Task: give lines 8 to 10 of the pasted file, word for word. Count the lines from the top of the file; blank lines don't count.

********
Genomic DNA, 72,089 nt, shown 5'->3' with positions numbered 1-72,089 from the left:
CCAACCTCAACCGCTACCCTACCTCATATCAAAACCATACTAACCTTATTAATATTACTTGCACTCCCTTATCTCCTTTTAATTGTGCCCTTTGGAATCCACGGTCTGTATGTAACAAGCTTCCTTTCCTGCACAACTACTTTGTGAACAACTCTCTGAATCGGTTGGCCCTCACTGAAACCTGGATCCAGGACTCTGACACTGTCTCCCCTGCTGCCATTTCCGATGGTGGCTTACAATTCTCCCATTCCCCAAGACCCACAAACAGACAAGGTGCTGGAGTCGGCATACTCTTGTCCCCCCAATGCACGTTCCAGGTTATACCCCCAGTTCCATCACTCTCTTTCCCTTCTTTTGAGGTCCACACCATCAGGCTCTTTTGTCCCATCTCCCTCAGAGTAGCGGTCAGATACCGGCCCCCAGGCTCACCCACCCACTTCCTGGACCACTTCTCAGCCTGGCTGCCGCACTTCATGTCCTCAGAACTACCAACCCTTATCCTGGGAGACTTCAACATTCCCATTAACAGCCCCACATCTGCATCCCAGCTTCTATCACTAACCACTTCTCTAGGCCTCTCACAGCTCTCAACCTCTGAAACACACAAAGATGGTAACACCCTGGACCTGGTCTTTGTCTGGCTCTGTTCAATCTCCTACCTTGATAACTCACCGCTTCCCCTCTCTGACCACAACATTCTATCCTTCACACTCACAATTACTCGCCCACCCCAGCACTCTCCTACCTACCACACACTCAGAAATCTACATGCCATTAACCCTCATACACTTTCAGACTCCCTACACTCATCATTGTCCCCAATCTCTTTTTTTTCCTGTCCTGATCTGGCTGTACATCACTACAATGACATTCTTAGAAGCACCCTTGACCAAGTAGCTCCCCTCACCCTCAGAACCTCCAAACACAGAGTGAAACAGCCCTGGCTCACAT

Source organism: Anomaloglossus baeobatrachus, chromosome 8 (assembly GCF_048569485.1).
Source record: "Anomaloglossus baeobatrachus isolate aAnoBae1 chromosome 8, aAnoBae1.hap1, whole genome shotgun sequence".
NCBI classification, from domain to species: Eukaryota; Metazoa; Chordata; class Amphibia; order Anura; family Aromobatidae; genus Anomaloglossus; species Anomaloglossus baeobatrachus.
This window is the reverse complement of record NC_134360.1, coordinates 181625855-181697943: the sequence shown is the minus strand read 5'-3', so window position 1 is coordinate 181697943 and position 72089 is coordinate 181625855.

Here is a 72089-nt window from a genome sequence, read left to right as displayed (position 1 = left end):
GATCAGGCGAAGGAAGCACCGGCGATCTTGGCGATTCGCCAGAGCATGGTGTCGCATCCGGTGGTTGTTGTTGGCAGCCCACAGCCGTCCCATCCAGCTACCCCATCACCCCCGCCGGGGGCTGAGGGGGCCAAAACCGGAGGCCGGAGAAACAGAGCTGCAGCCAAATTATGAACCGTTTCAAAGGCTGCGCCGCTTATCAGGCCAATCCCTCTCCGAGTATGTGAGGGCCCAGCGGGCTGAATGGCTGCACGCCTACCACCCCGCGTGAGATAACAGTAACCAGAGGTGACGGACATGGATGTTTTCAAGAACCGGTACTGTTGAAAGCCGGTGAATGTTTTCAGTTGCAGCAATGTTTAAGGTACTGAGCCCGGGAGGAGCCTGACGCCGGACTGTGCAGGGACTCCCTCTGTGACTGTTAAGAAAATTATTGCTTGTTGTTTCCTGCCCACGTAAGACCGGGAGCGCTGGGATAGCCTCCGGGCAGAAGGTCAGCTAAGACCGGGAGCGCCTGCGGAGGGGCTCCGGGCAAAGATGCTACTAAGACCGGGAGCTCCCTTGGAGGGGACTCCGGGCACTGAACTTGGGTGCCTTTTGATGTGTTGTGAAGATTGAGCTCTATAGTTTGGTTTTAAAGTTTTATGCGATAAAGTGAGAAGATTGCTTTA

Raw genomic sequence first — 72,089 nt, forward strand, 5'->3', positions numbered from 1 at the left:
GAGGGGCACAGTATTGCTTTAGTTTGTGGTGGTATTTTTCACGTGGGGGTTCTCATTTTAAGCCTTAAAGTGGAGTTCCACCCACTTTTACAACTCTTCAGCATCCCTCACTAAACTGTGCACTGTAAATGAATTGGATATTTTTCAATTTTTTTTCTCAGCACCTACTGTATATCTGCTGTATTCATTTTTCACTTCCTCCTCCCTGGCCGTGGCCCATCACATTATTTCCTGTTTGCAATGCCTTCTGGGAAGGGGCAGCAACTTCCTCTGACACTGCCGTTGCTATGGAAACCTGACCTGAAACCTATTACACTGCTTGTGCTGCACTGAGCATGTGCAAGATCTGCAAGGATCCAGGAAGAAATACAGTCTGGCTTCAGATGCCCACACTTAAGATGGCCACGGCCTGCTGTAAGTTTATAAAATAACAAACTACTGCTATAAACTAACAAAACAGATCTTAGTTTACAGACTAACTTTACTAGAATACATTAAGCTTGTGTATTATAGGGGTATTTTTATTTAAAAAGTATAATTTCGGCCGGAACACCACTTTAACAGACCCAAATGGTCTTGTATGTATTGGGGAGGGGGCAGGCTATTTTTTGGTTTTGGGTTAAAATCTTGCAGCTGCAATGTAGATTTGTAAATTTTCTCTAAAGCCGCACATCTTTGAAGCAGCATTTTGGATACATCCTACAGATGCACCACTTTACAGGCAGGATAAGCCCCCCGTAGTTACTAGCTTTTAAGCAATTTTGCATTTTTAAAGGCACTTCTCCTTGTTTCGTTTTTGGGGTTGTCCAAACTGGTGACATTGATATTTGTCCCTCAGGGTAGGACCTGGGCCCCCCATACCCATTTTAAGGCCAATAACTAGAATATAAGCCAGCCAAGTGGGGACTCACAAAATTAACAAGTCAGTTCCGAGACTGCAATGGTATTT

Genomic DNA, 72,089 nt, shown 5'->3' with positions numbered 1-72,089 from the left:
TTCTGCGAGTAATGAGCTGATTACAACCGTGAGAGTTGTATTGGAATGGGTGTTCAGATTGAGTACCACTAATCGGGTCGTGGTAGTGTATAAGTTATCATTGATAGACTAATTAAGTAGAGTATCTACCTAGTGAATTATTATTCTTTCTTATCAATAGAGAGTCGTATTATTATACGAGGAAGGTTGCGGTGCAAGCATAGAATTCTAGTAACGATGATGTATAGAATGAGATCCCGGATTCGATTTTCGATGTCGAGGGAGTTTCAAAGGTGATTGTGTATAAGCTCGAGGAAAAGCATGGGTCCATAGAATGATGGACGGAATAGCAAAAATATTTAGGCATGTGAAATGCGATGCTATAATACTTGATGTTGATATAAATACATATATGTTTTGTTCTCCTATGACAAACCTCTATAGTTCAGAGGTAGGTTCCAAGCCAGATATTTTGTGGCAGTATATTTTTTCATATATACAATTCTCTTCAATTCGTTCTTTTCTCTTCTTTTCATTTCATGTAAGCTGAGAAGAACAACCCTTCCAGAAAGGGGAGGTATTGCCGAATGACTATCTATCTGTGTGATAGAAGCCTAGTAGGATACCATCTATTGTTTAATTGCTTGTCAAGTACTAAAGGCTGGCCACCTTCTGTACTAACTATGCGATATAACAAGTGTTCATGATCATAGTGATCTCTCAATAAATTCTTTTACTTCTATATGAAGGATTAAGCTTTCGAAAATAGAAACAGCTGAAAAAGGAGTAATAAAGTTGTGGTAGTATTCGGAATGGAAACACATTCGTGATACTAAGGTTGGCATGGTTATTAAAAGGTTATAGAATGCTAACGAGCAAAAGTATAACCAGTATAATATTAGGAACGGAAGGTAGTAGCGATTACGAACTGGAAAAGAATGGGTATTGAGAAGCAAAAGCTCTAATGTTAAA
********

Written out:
GATCAGGCGAAGGAAGCACCGGCGATCTTGGCGATTCGCCAGAGCATGGTGTCGCATCCGGTGGTTGTTGTTGGCAGCCCACAGCCGTCCCATCCAGCTACCCCATCACCCCCGCCGGGGGCTGAGGGGGCCAAAACCGGAGGCCGGAGAAACAGAGCTGCAGCCAAATTATGAACCGTTTCAAAGGCTGCGCCGCTTATCAGGCCAATCCCTCTCCGAGTATGTGAGGGCCCAGCGGGCTGAATGGCTGCACGCCTACCACCCCGCGTGAGATAACAGTAACCAGAGGTGACGGACATGGATGTTTTCAAGAACCGGTACTGTTGAAAGCCGGTGAATGTTTTCAGTTGCAGCAATGTTTAAGGTACTGAGCCCGGGAGGAGCCTGACGCCGGACTGTGCAGGGACTCCCTCTGTGACTGTTAAGAAAATTATTGCTTGTTGTTTCCTGCCCACGTAAGACCGGGAGCGCTGGGATAGCCTCCGGGCAGAAGGTCAGCTAAGACCGGGAGCGCCTGCGGAGGGGCTCCGGGCAAAGATGCTACTAAGACCGGGAGCTCCCTTGGAGGGGACTCCGGGCACTGAACTTGGGTGCCTTTTGATGTGTTGTGAAGATTGAGCTCTATAGTTTGGTTTTAAAGTTTTATGCGATAAAGTGAGAAGATTGCTTTA

Raw genomic sequence first — 72,089 nt, forward strand, 5'->3', positions numbered from 1 at the left:
GAGGGGCACAGTATTGCTTTAGTTTGTGGTGGTATTTTTCACGTGGGGGTTCTCATTTTAAGCCTTAAAGTGGAGTTCCACCCACTTTTACAACTCTTCAGCATCCCTCACTAAACTGTGCACTGTAAATGAATTGGATATTTTTCAATTTTTTTTCTCAGCACCTACTGTATATCTGCTGTATTCATTTTTCACTTCCTCCTCCCTGGCCGTGGCCCATCACATTATTTCCTGTTTGCAATGCCTTCTGGGAAGGGGCAGCAACTTCCTCTGACACTGCCGTTGCTATGGAAACCTGACCTGAAACCTATTACACTGCTTGTGCTGCACTGAGCATGTGCAAGATCTGCAAGGATCCAGGAAGAAATACAGTCTGGCTTCAGATGCCCACACTTAAGATGGCCACGGCCTGCTGTAAGTTTATAAAATAACAAACTACTGCTATAAACTAACAAAACAGATCTTAGTTTACAGACTAACTTTACTAGAATACATTAAGCTTGTGTATTATAGGGGTATTTTTATTTAAAAAGTATAATTTCGGCCGGAACACCACTTTAACAGACCCAAATGGTCTTGTATGTATTGGGGAGGGGGCAGGCTATTTTTTGGTTTTGGGTTAAAATCTTGCAGCTGCAATGTAGATTTGTAAATTTTCTCTAAAGCCGCACATCTTTGAAGCAGCATTTTGGATACATCCTACAGATGCACCACTTTACAGGCAGGATAAGCCCCCCGTAGTTACTAGCTTTTAAGCAATTTTGCATTTTTAAAGGCACTTCTCCTTGTTTCGTTTTTGGGGTTGTCCAAACTGGTGACATTGATATTTGTCCCTCAGGGTAGGACCTGGGCCCCCCATACCCATTTTAAGGCCAATAACTAGAATATAAGCCAGCCAAGTGGGGACTCACAAAATTAACAAGTCAGTTCCGAGACTGCAATGGTATTT